|Do you know where your variables are?|
How to perldebug a Term::ReadLine applicationby LanX (Cardinal)
|on Dec 01, 2014 at 14:42 UTC||Need Help??|
I recently heard monks complaining that applications using Term::ReadLine can't be debugged within the perldebugger b/c it's interface relies on Term::Readline.
the trickhere one solution (at least for linux) I wanted to have documented (before I forget it again ;)
call the script you want to debug (here calc_TRL.pl ) from a shell with
PERLDB_OPTS="TTY=`tty` ReadLine=0" xterm -e perl -d ./calc_TRL.pl
and a second xterm will be opened running the program.
how it works
a second xterm is started running the debugger, but b/c of the TTY setting in PERLDB_OPTS all debugger communication goes via the parent xterm , while the calc app normally displays in the child xterm .
ReadLine=0 tells the debugger not to rely on a working Term::ReadLine.
NB: It's important that calling the second xterm blocks the execution in the first xterm till it's finished. Like this keystrokes aren interpreted by two applications in the first xterm. Just put an & at the end to see how things get messed up otherwise if the shell tries to step in.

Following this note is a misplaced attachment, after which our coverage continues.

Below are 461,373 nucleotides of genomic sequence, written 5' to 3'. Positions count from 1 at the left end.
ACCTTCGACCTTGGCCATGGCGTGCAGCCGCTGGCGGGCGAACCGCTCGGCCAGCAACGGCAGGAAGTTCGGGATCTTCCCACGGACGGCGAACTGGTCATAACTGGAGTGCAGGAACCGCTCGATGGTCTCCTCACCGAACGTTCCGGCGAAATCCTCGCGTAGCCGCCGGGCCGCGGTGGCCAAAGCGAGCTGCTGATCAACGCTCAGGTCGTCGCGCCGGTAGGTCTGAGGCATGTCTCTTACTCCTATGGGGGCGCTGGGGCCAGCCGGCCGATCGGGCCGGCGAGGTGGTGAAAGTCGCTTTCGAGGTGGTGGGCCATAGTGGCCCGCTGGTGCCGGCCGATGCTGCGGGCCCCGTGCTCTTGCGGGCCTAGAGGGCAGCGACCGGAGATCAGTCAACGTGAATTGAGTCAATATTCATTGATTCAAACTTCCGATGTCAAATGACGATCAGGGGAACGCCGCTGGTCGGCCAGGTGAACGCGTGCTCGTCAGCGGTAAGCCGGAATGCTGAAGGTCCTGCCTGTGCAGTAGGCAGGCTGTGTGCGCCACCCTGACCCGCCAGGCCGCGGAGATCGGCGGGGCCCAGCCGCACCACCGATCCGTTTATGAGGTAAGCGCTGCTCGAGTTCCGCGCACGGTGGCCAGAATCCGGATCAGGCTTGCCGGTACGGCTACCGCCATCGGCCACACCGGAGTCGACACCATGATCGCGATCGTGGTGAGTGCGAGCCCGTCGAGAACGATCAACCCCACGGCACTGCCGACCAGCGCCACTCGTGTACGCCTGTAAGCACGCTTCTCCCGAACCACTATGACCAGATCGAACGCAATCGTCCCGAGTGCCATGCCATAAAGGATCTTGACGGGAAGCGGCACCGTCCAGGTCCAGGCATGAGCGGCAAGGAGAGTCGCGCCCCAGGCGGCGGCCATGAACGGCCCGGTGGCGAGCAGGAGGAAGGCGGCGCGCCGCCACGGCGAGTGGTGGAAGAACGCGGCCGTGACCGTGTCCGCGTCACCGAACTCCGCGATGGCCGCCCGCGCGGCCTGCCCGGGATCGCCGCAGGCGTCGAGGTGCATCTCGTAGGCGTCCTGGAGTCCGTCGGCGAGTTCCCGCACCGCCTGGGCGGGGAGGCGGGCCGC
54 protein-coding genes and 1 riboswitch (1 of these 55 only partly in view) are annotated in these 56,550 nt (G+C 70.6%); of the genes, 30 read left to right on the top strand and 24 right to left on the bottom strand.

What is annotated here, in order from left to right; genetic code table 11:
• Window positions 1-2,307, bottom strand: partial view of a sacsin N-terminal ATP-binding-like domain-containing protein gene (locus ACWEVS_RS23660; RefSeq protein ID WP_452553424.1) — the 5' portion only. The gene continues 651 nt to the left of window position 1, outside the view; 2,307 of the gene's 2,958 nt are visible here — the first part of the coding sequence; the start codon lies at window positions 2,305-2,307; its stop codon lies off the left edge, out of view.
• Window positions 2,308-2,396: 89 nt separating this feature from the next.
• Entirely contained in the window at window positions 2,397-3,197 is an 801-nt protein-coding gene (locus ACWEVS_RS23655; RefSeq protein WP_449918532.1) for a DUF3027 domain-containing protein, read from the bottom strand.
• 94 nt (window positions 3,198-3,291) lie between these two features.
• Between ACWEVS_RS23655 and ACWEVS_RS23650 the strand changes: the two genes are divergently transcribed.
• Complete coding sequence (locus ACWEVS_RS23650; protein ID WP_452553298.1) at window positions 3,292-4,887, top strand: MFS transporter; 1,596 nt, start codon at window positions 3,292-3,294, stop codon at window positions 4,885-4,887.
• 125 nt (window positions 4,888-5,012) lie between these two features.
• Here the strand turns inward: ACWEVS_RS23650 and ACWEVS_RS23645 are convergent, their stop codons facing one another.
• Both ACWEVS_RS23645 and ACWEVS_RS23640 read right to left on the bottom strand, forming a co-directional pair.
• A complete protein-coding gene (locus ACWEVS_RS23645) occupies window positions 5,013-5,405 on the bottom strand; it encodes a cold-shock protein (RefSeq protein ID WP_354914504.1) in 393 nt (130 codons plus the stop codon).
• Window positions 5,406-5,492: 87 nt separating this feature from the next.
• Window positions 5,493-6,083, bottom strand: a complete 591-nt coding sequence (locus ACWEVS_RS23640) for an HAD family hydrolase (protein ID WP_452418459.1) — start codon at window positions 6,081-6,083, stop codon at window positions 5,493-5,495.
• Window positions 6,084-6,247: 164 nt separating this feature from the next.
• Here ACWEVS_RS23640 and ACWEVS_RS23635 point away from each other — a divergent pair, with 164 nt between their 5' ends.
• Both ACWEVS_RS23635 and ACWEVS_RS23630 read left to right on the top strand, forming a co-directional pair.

how it looks like
becomes the front end for the debugger
as you see I get the lines from the app in the second xterm listed can set a breakpoint at the end of the loop and tell twice to continue till next breakpoint.
runs the application, I'm asked to enter a calculation which is evaluated, interupted twice by a breakpoint at line 9.
the test script
tested with Term::ReadLine::Gnu installed.
you can use this approach whenever you want the debugger communication separated into a separate term. e.g. Curses::UI comes to mind
the solution is not "perfect", of course you need to arrange the windows and switch with Alt-Tab between them. (maybe screen could solve this or an emacs inegration)
Furthermore you won't have a history with arrow navigation within the debugger, cause TRL was disabled.
another approach is to communicate via sockets with a debugger run within emacs, since emacs has it's own TRL-emulation this shouldn't interfere.
see also Re: Testing terminal programs within emacs (SOLVED) for an approach to handle all this automatically, by restarting a script with altered environment and different terminal.
Also "Pro Perl Debugging" book and various TK tools on CPAN.
(addicted to the Perl Programming Language and ☆☆☆☆ :)